Sight, smell, taste, touch, totality–or how to appreciate wines

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Château Kirwan wines

I attribute much of my wine knowledge to oenophile Sherwin Lao of Golden Wines. His passion for it is infectious—you have to pause to listen and learn.

Wine, the oldest alcoholic beverage in the world, must be appreciated for its many intrinsic qualities: color, scent, the complex taste and lingering aftertaste.

Watching an aficionado with a glass is a ritual by itself—the holding of the glass up in the air while the wine lover stares, swirls and smells it. Then the sipping and drinking, or sometimes, the swishing and the irritable sound of gargling.

These, Sherwin says, are the steps to fully appreciate wine, which he has summarized as the 2S3T approach: Sight and Smell (2S), Taste, Touch and Totality (3T).

Physical look

The first “S” stands for sight—the physical look of the wine when poured into the glass. Lao recommends pouring wine into a stem glass no more than two-thirds full. Hold the glass up by the stem, against the light or a white background to determine the color, hue, shade, clarity and even age of the wine.

White wines range from pale yellow, straw and darker yellowish green, to bright gold. For whites, the darker the color —turning to more amber or brown—the older the wine.

Or this may also show signs of oxidation. This oxidation is either natural if wine is five years or older, or when the cork leaks.

For reds, the color ranges from bright ruby, violet and garnet to very dark, almost black. The older the red wine, the more the luster fades and becomes dull. An old red wine can turn dark brown and very close to brandy-like in color.

The second “S” is smell, or what wine practitioners call the “nose” of the wine. To capture this, Lao says, “swirl your wine glass and put the glass just a few millimeters under your nose. Whiff, sniff and smell the wine several times.”

The swirling aerates the wine and allows the aromas to emerge. Good wine will have many different aromas, evolving with new scents and differing in intensity and levels with every swirl.

The more common terms used are aroma and bouquet. Aroma refers to the inherent qualities of the wine varietal or the grape fruit itself.

For instance, Chardonnay can have lime, lemon and peach flavors or scents. Cabernet Sauvignon may have black currant, blackberry, eucalyptus flavors.

Gamay, meanwhile, can be very floral, Shiraz akin to burnt fruit, and Merlot more earthy and cherry-like in flavor.

“These characteristics are, in other words, inherent to the grape varietal itself,” Lao says.

Winemaker influence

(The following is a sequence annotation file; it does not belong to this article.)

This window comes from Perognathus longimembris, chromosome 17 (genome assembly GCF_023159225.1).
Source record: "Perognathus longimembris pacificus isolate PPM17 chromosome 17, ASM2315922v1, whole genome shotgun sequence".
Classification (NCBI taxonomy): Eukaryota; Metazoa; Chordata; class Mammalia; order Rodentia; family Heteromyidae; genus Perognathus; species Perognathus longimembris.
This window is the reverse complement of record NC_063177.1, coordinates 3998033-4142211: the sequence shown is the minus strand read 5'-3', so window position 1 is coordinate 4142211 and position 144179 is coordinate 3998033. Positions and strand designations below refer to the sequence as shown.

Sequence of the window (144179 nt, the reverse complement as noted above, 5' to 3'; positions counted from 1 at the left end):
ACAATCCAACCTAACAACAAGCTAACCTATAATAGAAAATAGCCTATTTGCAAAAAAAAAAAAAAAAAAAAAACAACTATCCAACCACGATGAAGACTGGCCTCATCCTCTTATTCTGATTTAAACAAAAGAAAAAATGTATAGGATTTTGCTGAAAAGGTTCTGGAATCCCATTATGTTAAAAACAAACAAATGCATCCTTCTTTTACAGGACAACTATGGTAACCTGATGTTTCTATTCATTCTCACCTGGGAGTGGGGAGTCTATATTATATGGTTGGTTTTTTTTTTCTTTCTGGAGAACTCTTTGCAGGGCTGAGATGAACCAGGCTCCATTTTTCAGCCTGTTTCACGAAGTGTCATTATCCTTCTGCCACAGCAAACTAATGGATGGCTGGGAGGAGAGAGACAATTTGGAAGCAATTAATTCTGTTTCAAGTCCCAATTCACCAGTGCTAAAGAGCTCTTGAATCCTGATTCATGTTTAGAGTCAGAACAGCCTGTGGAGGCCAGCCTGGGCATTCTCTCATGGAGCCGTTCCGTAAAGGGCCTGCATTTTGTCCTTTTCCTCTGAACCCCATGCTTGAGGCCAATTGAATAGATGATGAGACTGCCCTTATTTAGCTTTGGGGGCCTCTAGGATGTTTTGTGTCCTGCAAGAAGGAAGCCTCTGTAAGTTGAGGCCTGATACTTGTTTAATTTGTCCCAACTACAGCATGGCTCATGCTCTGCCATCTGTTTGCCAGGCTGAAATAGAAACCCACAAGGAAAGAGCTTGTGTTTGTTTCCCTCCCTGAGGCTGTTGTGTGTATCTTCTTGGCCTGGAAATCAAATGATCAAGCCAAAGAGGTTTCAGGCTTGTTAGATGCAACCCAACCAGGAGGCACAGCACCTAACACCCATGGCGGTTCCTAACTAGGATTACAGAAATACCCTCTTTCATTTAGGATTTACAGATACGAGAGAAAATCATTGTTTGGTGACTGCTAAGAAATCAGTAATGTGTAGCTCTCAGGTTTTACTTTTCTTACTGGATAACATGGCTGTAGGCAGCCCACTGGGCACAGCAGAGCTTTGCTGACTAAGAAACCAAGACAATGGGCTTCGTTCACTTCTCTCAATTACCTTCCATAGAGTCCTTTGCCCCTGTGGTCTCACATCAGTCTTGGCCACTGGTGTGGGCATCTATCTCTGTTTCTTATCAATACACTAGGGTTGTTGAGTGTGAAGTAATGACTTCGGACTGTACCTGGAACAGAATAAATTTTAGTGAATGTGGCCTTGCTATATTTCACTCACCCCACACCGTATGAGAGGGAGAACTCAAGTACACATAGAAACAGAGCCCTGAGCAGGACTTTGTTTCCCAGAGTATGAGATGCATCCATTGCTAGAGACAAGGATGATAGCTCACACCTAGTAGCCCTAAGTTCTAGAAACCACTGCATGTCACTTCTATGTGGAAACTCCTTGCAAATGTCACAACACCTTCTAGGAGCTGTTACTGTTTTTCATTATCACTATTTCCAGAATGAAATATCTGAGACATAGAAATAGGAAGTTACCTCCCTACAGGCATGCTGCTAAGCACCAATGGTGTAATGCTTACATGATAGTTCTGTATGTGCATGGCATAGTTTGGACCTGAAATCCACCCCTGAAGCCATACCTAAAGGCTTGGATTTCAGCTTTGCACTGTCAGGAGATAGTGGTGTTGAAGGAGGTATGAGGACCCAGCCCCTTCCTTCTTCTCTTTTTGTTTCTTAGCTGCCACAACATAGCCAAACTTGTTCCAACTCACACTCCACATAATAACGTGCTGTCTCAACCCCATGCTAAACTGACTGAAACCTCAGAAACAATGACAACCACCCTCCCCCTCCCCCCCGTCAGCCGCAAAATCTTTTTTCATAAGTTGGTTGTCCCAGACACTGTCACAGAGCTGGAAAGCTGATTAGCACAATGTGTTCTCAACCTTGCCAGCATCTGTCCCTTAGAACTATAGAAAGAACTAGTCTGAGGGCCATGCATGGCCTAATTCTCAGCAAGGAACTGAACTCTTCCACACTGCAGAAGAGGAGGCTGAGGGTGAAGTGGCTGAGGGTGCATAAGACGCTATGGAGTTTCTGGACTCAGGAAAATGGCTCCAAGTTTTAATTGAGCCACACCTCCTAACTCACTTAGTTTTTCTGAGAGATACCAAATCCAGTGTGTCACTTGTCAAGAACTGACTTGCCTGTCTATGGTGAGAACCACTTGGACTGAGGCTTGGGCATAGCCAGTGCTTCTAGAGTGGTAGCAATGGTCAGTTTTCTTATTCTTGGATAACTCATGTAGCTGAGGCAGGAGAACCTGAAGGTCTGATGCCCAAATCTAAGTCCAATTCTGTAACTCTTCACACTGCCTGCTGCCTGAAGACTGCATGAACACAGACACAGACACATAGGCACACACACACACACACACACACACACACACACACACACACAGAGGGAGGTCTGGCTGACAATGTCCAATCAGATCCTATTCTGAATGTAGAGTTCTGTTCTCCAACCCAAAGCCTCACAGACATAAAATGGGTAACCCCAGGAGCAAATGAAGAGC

Bouquet, on the other hand, has more to do with “winemaker influence” or external factors.

What is described as “oaky” pertains to wine that has been aged in oak barrels. If described as “buttery” or creamy, the wine must have gone through malolactic or secondary fermentation, where the harsh malic acid found in grapes are transformed to the friendlier lactic acid.

Other bouquet descriptors include chocolate, toffee, cinnamon.

Lao adds: “Bouquet also refers to the developed aromas over a period of time or when wine is aged longer.”

The first “T” is taste. Take in or sip a small amount of wine. Look for sweetness, sourness and bitterness.

Sweetness comes from residual grape sugar, sourness from natural grape acid, and bitterness from the grape skins, stems and seeds. In wine jargon, we refer to un-sweet as dry. Dry means “absence of sugar.” Two percent residual sugar is already considered semisweet to sweet, Lao says.

For sourness, we say “acidic,” while for bitterness, we normally say “tannic.” Acidic wine mostly refers to white wine, while tannic is descriptive of red wine.

Mouth feel

The second “T” is for touch, which refers to the mouth feel and the finish of the wine.

Take more than just a sip. or a generous amount of wine, in your mouth. Then let your tongue touch the wine by moving it side to side in your mouth. This is to get the mouth feel.

From the mouth feel, you should be able to detect the wine’s body, whether it’s light-bodied, medium-bodied or full-bodied.

Full-bodied wine has the texture of creamy milk, thick and viscous. Light-bodied wine is closer to water. Anything in between are variations of medium.

After the mouth feel, the length of the finish is determined. Once swallowed, is the wine a fast finisher, a lingerer for a few seconds, or a long
“always at the edge of your mouth” type?

The final “T” is totality—judging the wine for balance, coherence, consistency and overall goodness.

“What is desirable in wine is that it looks, smells, tastes and finishes well—all integrated and balanced,” Lao says.

The Château Kirwan Grand Cru 3rd Growth Wine Dinner, featuring owner Yann Schyler, will be held soon.

Call 6385025; e-mail jenny.torrecampo@goldenwines.com.

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